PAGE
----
I am not, in any way, suggesting that we should ignore our own history, rather we should we should address that history with some honesty. And not become trapped by it, particularly by a narrow, nasty and sectarian version of it. In the early Eighties, the great Murray Grigor made one of Scotland's essential films, Scotch Myths, laying into (and laying to rest) some of the most egregious, couthy and sentimental elements of Scotland's story. Now there are new myths for him to scotch. The worst is the new school of Braveheart Kailyard.
I don't blame Hollywood for this, I blame Holyrood. After all, Mel Gibson has a living to make, and he has never claimed to be a historian. Incidentally, Gibson's interest in Scottish history can be traced to a pub in the Sydney suburb of Balmain where he grew up – the "Willy Wally" (the "Sir William Wallace". He drank there in his youth and imbibed the legends of the liberation struggle from the older expatriate Scots-Australians.
No, it's our politicians who should be in the dock. If I never hear about the Declaration of Arbroath again it will not be a minute too soon. Those portentous words – "It is in truth not for glory, nor riches, nor honours that we are fighting, but for freedom – for that alone, which no honest man gives up but with life itself" – must rank among the most hypocritical ever uttered in Scottish political history.
Given that the circle of personal freedom was pretty well limited to the signatories of the declaration – and the noblemen they opposed – what does this say for the ordinary people of Scotland. Were they not "honest" for failing to live free or die?
I know I am in danger of seeming over-literal, but words have meanings in their own historical context. And those meanings have to be acknowledged. Obviously, it's the symbolic power of the declaration that matters to most – but, again, let's be honest: it's the phrase "for, as long as but a hundred of us remain alive, never will we on any conditions be brought under English rule" that excites people. There you have it, the definition of Scottishness against Englishness that dogs us to this day. It's there in Anyone But England (or the tortured left-liberal position: "I despise those who say they support Anyone But England, but I can't bring myself to actually support England so I'm or Anyone But Anyone But England Except England.")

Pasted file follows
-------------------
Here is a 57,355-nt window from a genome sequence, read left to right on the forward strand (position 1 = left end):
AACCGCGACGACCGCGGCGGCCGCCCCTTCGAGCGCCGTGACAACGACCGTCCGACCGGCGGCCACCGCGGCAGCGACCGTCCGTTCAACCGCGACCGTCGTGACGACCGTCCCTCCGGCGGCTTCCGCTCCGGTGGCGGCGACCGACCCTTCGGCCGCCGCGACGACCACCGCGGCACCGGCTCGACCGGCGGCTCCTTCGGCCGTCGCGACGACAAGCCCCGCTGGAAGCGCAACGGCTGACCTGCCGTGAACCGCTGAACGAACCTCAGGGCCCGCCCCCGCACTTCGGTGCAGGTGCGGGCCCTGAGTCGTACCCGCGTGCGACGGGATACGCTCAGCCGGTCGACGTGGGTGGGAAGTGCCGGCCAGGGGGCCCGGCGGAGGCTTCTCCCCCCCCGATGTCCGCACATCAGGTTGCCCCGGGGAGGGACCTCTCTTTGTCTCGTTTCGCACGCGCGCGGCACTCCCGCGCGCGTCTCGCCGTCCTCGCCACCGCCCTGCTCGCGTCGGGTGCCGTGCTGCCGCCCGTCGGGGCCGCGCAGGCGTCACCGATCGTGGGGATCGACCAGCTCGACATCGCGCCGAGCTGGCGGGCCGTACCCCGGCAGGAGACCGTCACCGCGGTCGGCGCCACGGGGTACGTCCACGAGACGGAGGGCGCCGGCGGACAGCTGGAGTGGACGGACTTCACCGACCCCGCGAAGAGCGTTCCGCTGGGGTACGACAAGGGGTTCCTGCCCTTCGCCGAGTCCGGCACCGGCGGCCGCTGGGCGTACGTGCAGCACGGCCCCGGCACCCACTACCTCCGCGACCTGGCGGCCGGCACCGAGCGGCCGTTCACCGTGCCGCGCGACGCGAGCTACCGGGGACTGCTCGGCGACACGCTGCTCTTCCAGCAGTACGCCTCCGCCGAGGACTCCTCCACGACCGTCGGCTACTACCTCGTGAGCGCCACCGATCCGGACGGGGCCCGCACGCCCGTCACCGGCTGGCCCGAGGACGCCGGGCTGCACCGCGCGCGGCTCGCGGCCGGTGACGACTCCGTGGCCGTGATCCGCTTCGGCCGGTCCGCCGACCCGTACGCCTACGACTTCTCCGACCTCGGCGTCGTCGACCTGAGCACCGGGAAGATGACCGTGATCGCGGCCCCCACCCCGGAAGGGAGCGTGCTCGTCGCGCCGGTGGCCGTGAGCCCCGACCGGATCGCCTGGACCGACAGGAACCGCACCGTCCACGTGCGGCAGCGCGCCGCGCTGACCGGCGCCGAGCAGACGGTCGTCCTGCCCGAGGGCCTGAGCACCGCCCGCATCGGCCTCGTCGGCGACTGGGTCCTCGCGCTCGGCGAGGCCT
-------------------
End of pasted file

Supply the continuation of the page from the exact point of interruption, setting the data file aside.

As I used to say to Scottish Government civil servants when they proudly said education standards were higher than in England (not a boast made nowadays): "Well, it's a good thing there are only two countries in the world."
Of course, everyone tells stories to create meaning. Individuals, families, neighbourhoods, towns, cities, countries – all have their own myths and legends. The point is not to live without them – we live in and through our stories. The real question is what do these stories say about us and our values? What kind of future does our account of the past presage?
Sadly, the litany of Bannockburn, Arbroath, Culloden and Wembley 1967 outlines a toxic mix of sectarianism, xenophobia, grievance, ignorance and deference to aristocracy. And this is no minor matter. There is an ongoing attempt to forge a contemporary Scottish identity from a selective reading of the past. The demand to "repatriate" the William Wallace letter to Scotland from the National Archives at Kew is just once such attempt. The fact that there is no case for this is irrelevant. It's a letter from France's King Philip IV to his own agents in Rome. It's not a "safe-conduct" letter. It was never owned, held or touched by William Wallace.
Facts don't matter; this is about emotion, about the relics of a sacred story, the crowning point of a redemption narrative. Michael Forsyth surely didn't realise what he was unleashing when he escorted an old stone across the Border all those years ago.
A more serious, and sinister, initiative is the SNP MP Angus MacNeil's long-running campaign to force the British Museum to surrender the Lewis Chessmen. On the face of it, this is absurd. These are Norse artefacts, lost on their way to Ireland, at a time when the Western Isles were Viking territory and which, when discovered, were offered first to Scottish collections, which deigned not to purchase them. The cultural diversity displayed in their story is part of the richness of Britain's history. But it is that, in fact, which enrages MacNeil. They are in the British Museum, and they tell a rich and inclusive story – as museum director Neil Macgregor repeatedly makes clear.
The SNP is campaigning, it says, to free the "Lewis 82". Such a banalisation of political language is worth scrutinising, as well as condemning. From "Free Nelson Mandela" and "Free Aung San Suu Kyi" to this? You must have a tin ear or a complete lack of self-regard to campaign in this way.
Scotland and Scots have been central to the great humanising and democratising strands of British history. The stories we tell ourselves should be about Lord Reith and the values of the BBC. Of the fact that great pioneers, such as James Watt, James Clark Maxwell and Alexander Fleming, came from Scotland, but innovated successfully in England.
But more worthy of coming centre-stage in our political account are surely the Scottish political martyrs. Beside St Andrew's House stands the old Calton Cemetery and in it is an obelisk – when you know to look for it, you can see it dominating the landscape. It's a memorial to Thomas Muir, and colleagues, transported to Australia for campaigning for universal suffrage. Inscribed on it are his words: "I have devoted myself to the cause of The People. It is a good cause – it shall ultimately prevail – it shall finally triumph."
If we need a founding myth, that's where to start, with and for the people, facing the future. Not cherishing the grievance of a medieval nobleman.